Sologamy, a wedding ceremony where people marry themselves, has been a growing trend in the West over the past few years. It has now reached Indian shores.
Kshama Bindu has a traditional Hindu ceremony due to take place on the evening of 11 June in a temple in the city of Vadodara, in the western state of Gujarat.
Decked up in her red bridal outfit, with henna on her hands and vermilion powder in her hair parting, the bride will do the customary seven rounds around the sacred fire, she tells me on the phone from her home.
Pre-wedding rituals such as Haldi (where turmeric mixed with oil is applied on the bride) and sangeet (music and dance) will be held earlier in the day. After the wedding, she will visit Goa for a two-week-long honeymoon.
The only missing component from all the celebrations will be: a groom. That's because Ms Bindu plans to "marry" herself in what is perhaps going to be India's first case of sologamy.
"Many people tell me I'm a great catch," the 24-year-old sociology student and a blogger said. "I tell them, 'I caught myself'."
By marrying herself, Ms Bindu said, she would be dedicating her life to "self-love".
"Self-marriage is a commitment to being there for yourself, to choosing the livelihood and lifestyle that will help you grow and blossom into the most alive, beautiful, and deeply happy person you can be.
"It's my way of showing that I'm accepting all the different parts of me, especially the parts of myself that I have tried to deny or disown such as my weaknesses - be they physical, mental or emotional. For me, this marriage is really a deep act of self-acceptance. What I'm trying to say is that I accept myself - all of me, even the parts that don't look pretty."
Her family, Ms Bindu told me, have given their blessings and will be attending the ceremony along with her friends.
"My mom said, 'Oh, you always think of something new.' But my parents, who are very open-minded, took it in their stride. They said, 'As long as it makes you happy, we're fine with it,'" she added.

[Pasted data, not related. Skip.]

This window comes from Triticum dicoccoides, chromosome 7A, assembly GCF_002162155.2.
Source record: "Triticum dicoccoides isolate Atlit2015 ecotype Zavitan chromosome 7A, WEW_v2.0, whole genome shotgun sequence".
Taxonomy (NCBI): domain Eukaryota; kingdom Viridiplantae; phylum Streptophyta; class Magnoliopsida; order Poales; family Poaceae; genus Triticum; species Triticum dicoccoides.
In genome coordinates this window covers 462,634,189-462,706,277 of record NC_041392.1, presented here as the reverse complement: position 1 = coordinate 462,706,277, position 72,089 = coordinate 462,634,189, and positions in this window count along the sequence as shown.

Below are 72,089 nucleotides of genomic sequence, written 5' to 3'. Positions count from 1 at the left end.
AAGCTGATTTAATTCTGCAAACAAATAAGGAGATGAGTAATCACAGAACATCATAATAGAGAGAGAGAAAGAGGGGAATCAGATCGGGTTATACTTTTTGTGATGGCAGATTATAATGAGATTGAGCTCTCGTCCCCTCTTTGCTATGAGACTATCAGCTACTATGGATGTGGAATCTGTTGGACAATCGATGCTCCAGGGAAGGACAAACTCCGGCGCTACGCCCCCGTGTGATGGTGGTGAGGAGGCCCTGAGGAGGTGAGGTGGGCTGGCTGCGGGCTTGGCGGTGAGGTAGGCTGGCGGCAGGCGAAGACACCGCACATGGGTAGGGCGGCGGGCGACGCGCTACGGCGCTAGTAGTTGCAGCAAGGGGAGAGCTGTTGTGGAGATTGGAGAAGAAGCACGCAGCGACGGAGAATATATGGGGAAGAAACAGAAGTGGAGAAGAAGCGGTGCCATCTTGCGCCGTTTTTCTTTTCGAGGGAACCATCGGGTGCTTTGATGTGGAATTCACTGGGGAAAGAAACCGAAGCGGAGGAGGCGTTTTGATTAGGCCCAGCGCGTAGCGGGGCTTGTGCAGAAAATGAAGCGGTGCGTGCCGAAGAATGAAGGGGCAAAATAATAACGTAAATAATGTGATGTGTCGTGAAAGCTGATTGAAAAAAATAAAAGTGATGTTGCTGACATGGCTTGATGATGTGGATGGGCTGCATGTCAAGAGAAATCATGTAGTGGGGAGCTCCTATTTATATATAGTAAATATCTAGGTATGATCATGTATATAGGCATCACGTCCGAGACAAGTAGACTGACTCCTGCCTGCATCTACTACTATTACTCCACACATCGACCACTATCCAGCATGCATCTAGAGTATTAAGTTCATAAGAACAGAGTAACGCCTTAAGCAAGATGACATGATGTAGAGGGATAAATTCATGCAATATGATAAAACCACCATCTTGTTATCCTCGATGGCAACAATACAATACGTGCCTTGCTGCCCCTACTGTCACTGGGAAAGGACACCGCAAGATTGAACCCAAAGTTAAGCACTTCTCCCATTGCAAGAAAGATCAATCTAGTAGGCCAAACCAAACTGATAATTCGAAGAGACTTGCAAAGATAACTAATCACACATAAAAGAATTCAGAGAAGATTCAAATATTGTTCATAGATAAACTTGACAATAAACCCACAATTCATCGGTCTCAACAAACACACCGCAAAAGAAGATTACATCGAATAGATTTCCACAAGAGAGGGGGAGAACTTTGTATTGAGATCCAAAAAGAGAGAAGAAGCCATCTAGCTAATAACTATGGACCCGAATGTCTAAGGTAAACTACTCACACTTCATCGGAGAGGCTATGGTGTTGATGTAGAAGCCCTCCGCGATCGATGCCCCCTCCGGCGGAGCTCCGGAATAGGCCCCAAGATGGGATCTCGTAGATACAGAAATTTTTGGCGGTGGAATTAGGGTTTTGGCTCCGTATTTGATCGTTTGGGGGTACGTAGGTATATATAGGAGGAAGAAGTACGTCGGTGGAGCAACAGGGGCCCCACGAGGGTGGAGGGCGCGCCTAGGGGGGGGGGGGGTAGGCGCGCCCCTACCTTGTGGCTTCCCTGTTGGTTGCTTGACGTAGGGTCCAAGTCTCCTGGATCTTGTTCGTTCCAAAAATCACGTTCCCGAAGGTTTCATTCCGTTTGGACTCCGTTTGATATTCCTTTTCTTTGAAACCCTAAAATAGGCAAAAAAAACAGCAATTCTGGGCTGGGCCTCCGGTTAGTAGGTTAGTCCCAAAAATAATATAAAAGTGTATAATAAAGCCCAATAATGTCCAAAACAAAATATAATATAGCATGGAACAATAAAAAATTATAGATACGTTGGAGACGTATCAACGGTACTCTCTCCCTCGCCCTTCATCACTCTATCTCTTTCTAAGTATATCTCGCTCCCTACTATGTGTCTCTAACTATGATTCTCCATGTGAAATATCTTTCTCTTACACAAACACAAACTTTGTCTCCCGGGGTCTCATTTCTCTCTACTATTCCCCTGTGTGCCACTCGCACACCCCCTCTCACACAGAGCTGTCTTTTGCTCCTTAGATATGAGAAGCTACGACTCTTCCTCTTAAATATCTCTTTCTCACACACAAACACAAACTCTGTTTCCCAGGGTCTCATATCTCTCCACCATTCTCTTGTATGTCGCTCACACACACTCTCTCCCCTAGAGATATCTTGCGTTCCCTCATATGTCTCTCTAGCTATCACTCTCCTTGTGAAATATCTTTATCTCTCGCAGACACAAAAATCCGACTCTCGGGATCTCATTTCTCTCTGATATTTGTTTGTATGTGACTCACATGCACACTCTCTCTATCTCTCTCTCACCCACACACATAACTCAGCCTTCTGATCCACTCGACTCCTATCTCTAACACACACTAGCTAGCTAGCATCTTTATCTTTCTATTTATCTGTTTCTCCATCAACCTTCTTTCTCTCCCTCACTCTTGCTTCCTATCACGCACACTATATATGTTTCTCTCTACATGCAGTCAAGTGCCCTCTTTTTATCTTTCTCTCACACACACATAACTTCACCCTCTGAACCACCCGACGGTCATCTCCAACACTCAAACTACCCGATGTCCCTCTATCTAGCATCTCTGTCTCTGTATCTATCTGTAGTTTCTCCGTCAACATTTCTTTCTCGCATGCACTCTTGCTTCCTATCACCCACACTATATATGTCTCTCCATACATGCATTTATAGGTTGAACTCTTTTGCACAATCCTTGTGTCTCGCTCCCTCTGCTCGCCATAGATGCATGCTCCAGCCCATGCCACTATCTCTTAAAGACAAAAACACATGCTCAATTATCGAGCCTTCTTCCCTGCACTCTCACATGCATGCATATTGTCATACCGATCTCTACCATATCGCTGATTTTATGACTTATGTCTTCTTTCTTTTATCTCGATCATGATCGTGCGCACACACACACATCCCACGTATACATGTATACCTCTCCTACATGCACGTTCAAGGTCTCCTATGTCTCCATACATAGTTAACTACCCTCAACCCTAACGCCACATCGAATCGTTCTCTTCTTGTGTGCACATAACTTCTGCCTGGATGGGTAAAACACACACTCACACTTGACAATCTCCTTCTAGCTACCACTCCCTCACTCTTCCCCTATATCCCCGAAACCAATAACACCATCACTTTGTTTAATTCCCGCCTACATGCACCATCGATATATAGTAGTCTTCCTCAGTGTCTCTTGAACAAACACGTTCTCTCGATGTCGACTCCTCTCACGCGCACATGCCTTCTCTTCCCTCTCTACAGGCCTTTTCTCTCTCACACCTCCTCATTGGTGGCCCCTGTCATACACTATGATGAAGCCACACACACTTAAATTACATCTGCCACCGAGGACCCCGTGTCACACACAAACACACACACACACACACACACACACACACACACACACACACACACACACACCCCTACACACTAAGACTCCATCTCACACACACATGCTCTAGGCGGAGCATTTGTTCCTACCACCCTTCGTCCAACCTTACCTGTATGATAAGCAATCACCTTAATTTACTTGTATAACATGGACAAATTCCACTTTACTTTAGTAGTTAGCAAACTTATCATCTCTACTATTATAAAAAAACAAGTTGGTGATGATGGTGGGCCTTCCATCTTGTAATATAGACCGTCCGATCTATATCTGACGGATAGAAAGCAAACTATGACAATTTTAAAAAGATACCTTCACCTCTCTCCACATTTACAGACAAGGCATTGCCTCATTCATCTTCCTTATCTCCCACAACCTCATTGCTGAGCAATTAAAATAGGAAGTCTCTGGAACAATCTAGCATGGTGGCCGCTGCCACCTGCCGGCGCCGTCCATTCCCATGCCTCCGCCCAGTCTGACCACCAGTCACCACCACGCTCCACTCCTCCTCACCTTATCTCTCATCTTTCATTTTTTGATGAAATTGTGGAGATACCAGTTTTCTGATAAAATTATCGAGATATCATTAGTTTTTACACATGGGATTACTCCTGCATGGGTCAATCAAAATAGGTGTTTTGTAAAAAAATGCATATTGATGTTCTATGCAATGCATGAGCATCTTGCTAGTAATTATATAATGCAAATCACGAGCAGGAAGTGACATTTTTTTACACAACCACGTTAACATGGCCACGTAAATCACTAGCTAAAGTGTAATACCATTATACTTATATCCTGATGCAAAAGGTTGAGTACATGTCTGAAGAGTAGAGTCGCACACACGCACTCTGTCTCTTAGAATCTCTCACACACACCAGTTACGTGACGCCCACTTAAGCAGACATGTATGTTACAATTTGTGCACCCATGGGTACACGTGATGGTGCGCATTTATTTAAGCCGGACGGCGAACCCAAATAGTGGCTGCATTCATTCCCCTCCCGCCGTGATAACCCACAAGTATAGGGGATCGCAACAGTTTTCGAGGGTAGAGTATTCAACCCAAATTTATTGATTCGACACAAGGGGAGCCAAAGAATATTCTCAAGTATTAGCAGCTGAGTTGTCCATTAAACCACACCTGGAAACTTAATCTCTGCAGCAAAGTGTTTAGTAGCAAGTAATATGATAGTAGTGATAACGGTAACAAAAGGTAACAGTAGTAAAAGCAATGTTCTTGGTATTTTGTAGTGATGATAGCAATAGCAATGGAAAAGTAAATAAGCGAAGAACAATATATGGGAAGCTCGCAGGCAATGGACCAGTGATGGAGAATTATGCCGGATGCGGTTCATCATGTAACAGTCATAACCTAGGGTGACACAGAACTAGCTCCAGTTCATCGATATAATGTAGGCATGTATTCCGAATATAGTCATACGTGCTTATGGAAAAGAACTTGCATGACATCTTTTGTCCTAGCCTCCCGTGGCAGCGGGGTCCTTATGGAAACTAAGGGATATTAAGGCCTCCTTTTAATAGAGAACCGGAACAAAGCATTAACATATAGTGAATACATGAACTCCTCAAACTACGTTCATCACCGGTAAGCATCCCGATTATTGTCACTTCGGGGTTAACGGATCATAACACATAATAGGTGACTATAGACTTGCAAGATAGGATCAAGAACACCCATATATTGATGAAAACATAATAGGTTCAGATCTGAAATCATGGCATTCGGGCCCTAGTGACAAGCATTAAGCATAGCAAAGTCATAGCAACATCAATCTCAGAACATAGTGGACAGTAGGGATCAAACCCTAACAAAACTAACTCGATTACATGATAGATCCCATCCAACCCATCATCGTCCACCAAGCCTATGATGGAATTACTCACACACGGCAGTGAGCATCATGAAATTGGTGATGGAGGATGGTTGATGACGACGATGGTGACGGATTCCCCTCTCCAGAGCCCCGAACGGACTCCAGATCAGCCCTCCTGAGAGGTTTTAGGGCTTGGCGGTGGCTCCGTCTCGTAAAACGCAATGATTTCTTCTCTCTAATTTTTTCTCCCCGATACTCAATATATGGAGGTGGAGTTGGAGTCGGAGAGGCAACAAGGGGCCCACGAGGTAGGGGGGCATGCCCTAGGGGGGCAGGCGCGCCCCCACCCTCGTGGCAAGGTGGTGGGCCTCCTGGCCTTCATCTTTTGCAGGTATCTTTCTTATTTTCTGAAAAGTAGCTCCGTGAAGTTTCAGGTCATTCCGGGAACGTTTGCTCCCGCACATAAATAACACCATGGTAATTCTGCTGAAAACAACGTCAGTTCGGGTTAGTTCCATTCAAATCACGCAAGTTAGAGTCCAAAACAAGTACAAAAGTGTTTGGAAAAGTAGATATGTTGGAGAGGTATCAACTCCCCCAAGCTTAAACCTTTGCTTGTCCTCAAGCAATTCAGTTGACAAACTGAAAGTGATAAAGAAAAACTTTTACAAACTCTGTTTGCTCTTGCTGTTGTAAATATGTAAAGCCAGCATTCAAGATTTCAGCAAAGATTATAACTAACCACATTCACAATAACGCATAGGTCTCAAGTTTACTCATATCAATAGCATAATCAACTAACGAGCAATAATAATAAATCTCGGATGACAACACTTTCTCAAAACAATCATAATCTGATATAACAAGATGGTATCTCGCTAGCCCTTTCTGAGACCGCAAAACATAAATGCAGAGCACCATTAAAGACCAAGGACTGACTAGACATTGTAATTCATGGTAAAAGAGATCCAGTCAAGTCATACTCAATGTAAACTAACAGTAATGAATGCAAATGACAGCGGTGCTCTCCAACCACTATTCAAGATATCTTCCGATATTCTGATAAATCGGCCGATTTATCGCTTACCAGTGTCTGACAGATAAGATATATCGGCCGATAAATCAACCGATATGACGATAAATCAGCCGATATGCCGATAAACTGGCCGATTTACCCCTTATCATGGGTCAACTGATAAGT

The idea of "marrying" oneself first made news nearly 20 years ago when Carrie Bradshaw, a character in the hugely popular American series Sex and the City, raised it. But the show was a comedy drama.
Since then, reports say there have been hundreds of such "marriages" , mostly by single women. Brides have walked down the aisle dressed in pristine wedding gowns, carrying a bouquet, sometimes with families and friends cheering them on. And in one highly unusual case, a 33-year-old Brazilian model "divorced" herself three months after her "wedding".
Businesses have also proliferated in many parts of the world, catering to the trend, offering wedding kits, including rings, vows and affirmation cards that say things like "Hell yeah, I'm awesome".
But since such stories are as yet unheard of in India, news of Ms Bindu's impending nuptials have become a talking point.
A mental health expert I spoke to seemed "surprised" by what Sologamy represented.
"To me it seems like a very strange concept," said Dr Savita Malhotra, former dean and professor of psychiatry at PGIMER hospital in the city of Chandigarh.
"Everyone has self-love. You don't have to break it up or create an external replica to demonstrate self-love. It's intrinsic to all of us. And marriage is about two entities coming together".
The news has also started a debate on social media. Some applauded her saying she would be an inspiration to many, but most people just tried to wrap their heads around the concept of sologamy.
One woman on Twitter wondered what was the need for marriage if there was no-one else involved. Another said it appeared that Ms Bindu was just trying to run away from family responsibilities.
Some even criticised sologamy as "a bizarre and sad act" and blamed it on "chronic narcissism".
To her critics Ms Bindu has "only one thing" to say: "It's my decision to marry who I want - whether it's a man or a woman or myself. And by marrying myself, I want to normalise sologamy. I want to tell people that you come into the world alone and you leave it alone. So who can love you more than yourself? If you fall, it's you who are going to have to pick yourself up."